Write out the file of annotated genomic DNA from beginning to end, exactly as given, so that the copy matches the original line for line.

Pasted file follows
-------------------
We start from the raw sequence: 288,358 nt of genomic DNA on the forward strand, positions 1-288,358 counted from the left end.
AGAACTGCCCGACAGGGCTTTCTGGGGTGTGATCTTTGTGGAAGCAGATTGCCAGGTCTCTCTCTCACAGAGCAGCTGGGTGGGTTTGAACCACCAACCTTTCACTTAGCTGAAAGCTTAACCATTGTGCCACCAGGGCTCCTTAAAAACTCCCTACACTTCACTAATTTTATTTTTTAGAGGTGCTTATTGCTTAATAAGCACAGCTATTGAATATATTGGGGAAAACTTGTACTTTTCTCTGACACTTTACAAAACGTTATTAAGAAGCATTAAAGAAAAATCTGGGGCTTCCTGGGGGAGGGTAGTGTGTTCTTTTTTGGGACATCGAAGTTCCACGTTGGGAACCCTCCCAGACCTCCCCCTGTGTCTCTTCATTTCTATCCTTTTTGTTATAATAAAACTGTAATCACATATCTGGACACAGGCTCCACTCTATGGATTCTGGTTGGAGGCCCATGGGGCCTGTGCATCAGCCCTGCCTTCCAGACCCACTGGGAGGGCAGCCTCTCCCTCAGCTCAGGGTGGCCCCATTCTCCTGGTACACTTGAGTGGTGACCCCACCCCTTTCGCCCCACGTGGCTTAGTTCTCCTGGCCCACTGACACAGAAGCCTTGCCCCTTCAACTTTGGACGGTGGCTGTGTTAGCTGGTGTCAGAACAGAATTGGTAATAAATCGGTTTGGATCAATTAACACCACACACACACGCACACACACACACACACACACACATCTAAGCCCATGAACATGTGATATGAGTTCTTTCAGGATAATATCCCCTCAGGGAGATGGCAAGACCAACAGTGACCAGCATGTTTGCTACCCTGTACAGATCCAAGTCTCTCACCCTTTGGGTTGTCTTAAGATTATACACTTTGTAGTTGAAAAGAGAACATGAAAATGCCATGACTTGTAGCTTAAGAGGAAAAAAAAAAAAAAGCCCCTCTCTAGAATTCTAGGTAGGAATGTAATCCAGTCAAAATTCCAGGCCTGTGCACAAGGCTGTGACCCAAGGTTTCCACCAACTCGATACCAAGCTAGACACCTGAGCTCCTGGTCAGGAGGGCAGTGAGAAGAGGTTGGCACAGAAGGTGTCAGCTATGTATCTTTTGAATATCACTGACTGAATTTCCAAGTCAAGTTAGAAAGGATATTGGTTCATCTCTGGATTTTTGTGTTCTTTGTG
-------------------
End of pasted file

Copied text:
We start from the raw sequence: 288,358 nt of genomic DNA on the forward strand, positions 1-288,358 counted from the left end.
AGAACTGCCCGACAGGGCTTTCTGGGGTGTGATCTTTGTGGAAGCAGATTGCCAGGTCTCTCTCTCACAGAGCAGCTGGGTGGGTTTGAACCACCAACCTTTCACTTAGCTGAAAGCTTAACCATTGTGCCACCAGGGCTCCTTAAAAACTCCCTACACTTCACTAATTTTATTTTTTAGAGGTGCTTATTGCTTAATAAGCACAGCTATTGAATATATTGGGGAAAACTTGTACTTTTCTCTGACACTTTACAAAACGTTATTAAGAAGCATTAAAGAAAAATCTGGGGCTTCCTGGGGGAGGGTAGTGTGTTCTTTTTTGGGACATCGAAGTTCCACGTTGGGAACCCTCCCAGACCTCCCCCTGTGTCTCTTCATTTCTATCCTTTTTGTTATAATAAAACTGTAATCACATATCTGGACACAGGCTCCACTCTATGGATTCTGGTTGGAGGCCCATGGGGCCTGTGCATCAGCCCTGCCTTCCAGACCCACTGGGAGGGCAGCCTCTCCCTCAGCTCAGGGTGGCCCCATTCTCCTGGTACACTTGAGTGGTGACCCCACCCCTTTCGCCCCACGTGGCTTAGTTCTCCTGGCCCACTGACACAGAAGCCTTGCCCCTTCAACTTTGGACGGTGGCTGTGTTAGCTGGTGTCAGAACAGAATTGGTAATAAATCGGTTTGGATCAATTAACACCACACACACACGCACACACACACACACACACACACATCTAAGCCCATGAACATGTGATATGAGTTCTTTCAGGATAATATCCCCTCAGGGAGATGGCAAGACCAACAGTGACCAGCATGTTTGCTACCCTGTACAGATCCAAGTCTCTCACCCTTTGGGTTGTCTTAAGATTATACACTTTGTAGTTGAAAAGAGAACATGAAAATGCCATGACTTGTAGCTTAAGAGGAAAAAAAAAAAAAAGCCCCTCTCTAGAATTCTAGGTAGGAATGTAATCCAGTCAAAATTCCAGGCCTGTGCACAAGGCTGTGACCCAAGGTTTCCACCAACTCGATACCAAGCTAGACACCTGAGCTCCTGGTCAGGAGGGCAGTGAGAAGAGGTTGGCACAGAAGGTGTCAGCTATGTATCTTTTGAATATCACTGACTGAATTTCCAAGTCAAGTTAGAAAGGATATTGGTTCATCTCTGGATTTTTGTGTTCTTTGTG